Where They Went Wrong: Unlike Starr, most teachers who have worked closely with CCSS strongly support them. According to a Scholastic study, more than two-thirds report seeing improvements in students’ critical thinking and reasoning skills. Many teachers, including numerous Teachers of the Year, say the Standards provide greater clarity and flexibility to meet student needs. Like previous tests, CCSS-align assessments accommodate students with learning needs, and the tests are designed to give educators and parents more constructive feedback about student progress to reduce the time devoted to testing.
Phoenix Business Journal, “What Businesses and the Common Core Crowd Don’t Understand about Diane Douglas”: Common Core advocates don’t realize Arizona superintendent Diane Douglas’ calls for repealing CCSS resonate beyond crowds critical of the Standards, reporter Mike Sunnucks writes. “Douglas also hits on some legitimate questions about the private sector’s education agenda.” Sunnucks notes differences in other countries’ education systems make comparisons invalid. “Our education system has turned into one predominantly of job training,” Douglas said in a recent interview. Believe it or not that message resonates beyond the Glen Beck, Fox News and the anti-Common Core crowd, Sunnucks concludes.
Where They Went Wrong: After two national elections all but one of the 45 states to initially adopt CCSS continue to use them or some nearly identical brand of them. The reason the Standards have such staying power is that parents and educators support high education standards, regardless of what label is put on them. According to polling last year, more than two-thirds of parents support high education standards, and teachers who have worked closely with CCSS overwhelmingly continue to support their implementation.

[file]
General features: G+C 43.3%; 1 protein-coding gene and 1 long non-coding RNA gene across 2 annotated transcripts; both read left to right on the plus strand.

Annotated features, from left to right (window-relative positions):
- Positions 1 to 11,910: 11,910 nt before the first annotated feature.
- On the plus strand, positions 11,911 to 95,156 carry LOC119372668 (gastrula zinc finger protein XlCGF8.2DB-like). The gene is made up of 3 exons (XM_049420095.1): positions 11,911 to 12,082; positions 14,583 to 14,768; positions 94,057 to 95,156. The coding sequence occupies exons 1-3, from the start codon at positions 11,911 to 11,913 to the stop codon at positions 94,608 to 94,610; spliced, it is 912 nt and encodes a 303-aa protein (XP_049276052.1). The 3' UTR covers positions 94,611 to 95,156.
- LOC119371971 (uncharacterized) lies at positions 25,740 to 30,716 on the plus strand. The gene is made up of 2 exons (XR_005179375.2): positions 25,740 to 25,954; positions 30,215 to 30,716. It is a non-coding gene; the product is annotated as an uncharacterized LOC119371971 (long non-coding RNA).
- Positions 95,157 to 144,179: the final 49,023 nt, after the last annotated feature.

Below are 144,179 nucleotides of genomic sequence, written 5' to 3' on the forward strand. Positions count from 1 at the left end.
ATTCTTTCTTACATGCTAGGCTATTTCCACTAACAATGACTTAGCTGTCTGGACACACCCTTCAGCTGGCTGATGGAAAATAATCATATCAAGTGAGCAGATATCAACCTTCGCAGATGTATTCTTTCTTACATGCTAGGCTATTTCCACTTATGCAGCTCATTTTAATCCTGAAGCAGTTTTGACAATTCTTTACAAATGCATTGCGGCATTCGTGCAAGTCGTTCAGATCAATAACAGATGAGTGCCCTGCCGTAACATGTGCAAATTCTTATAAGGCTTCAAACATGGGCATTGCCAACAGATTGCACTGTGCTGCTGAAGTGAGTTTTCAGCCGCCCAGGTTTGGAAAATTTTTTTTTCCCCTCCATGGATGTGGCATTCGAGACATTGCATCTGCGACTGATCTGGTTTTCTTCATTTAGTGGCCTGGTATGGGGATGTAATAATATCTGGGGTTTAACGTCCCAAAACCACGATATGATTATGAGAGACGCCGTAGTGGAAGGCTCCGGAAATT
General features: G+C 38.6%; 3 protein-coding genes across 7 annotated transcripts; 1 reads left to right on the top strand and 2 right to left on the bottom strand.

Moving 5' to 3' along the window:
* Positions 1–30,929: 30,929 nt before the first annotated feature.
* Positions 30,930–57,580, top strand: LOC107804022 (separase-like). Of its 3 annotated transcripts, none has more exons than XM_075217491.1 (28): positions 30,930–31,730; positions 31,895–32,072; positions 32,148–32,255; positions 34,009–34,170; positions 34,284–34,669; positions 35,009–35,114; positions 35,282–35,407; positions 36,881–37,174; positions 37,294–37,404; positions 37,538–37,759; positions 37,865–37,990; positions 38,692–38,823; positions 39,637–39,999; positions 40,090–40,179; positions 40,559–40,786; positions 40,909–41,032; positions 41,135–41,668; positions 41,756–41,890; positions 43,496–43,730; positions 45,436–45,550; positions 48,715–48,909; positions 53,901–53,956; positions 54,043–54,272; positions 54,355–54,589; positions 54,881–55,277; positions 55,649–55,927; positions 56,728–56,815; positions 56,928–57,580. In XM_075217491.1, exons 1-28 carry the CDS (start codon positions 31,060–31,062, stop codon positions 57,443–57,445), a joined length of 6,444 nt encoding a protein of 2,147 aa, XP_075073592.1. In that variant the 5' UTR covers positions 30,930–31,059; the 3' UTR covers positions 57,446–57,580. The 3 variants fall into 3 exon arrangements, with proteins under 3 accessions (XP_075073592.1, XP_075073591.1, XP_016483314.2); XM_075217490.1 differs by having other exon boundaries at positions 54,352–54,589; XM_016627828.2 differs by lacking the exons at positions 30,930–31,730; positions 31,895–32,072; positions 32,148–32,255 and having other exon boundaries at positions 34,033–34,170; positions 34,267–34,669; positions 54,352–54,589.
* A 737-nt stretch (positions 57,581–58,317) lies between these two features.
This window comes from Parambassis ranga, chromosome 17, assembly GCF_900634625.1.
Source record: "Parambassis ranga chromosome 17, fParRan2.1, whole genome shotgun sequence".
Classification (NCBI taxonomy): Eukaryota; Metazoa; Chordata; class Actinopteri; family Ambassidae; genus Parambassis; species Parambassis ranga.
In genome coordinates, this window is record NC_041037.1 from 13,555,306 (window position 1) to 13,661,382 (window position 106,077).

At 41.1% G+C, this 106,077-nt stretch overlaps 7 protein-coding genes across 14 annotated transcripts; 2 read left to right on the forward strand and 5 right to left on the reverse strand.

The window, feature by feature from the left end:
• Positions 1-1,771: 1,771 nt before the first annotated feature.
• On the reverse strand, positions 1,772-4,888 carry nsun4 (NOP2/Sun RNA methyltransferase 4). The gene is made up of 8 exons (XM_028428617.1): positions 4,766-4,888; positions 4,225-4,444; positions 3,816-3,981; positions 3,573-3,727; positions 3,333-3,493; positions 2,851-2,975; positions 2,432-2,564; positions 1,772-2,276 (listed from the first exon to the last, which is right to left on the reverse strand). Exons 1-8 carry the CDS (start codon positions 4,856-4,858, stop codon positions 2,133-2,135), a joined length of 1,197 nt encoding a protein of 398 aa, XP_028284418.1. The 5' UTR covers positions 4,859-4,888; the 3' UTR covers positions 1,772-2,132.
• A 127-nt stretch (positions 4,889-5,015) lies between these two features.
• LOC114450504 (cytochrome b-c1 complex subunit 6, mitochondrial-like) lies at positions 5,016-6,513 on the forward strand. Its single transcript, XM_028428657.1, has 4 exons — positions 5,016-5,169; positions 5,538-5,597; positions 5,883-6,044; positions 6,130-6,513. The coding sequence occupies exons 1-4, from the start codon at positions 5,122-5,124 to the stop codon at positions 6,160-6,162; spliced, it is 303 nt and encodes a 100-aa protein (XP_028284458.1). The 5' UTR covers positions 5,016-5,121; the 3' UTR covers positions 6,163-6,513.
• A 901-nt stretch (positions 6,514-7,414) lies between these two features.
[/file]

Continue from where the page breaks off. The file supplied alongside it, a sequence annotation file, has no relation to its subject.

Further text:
On Our Reading List:
Helena Independent Record, “House Endorses Bill to Revoke Common Core Public School Standards”: On Saturday, the Montana House voted 55-45 to endorse a bill that seeks to repeal and replace CCSS in the state. HB 377 would set up a committee to review the state’s education standards and replace them with a new state-written set. CCSS proponents said doing so would be a mistake and the Standards are an improvement that challenge students and give teachers more flexibility in the classroom. State superintendent Denise Juneau says she expects the bill to fail, the Bozeman Daily Chronicle reports. “It would turn the public education system upside down to go back to the old standards,” Juneau said. She indicated she would ask the governor to veto the bill, should it get approved in the Senate.
Vox, “The More People Say They Know about Common Core, the Less They Actually Do”: Reporting on the recent Fairleigh Dickinson University study, which found most respondents had misperceptions of CCSS, the article notes 77% of participants who said they have heard “a lot” about Common Core inaccurately identified which subjects the Standards cover. Individuals who had heard “nothing at all” about CCSS were more likely to get answers about them correct. “That suggests that some people were basing their approval on the standards on wrong information,” the article states.
Norwich Bulletin, “Students Ready to Debate Common Core”: Students from several high schools in Connecticut will debate the merit of CCSS and their impact on students at the inaugural Grace Sawyer Jones Debate hosted by Three Rivers Community College on Thursday. The debate will focus on whether or not the Standards should be repealed as a framework for teaching and learning. “The students are engaged in the topic because they’re living through it right now so they see how it impacts them,” said one teacher from a participating high school.